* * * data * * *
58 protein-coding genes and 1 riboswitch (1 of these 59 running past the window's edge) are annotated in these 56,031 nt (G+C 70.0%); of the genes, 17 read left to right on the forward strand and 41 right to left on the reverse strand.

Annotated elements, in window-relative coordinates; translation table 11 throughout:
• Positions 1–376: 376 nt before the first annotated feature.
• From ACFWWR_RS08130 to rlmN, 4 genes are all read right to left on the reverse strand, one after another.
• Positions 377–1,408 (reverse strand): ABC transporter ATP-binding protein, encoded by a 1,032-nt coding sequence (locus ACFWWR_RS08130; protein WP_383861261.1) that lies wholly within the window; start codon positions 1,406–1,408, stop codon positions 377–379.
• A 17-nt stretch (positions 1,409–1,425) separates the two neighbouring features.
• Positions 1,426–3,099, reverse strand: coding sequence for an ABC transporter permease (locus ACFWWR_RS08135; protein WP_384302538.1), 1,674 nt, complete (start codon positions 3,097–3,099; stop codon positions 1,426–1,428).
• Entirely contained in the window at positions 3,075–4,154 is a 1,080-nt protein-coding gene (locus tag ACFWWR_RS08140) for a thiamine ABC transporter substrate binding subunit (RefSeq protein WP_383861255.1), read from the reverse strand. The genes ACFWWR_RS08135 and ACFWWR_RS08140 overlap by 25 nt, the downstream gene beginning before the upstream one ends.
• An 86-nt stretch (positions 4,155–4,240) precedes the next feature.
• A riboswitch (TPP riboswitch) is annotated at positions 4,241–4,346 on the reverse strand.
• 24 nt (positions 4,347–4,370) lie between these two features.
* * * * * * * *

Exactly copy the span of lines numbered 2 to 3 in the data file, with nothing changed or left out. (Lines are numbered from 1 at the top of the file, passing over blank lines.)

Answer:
Annotated elements, in window-relative coordinates; translation table 11 throughout:
• Positions 1–376: 376 nt before the first annotated feature.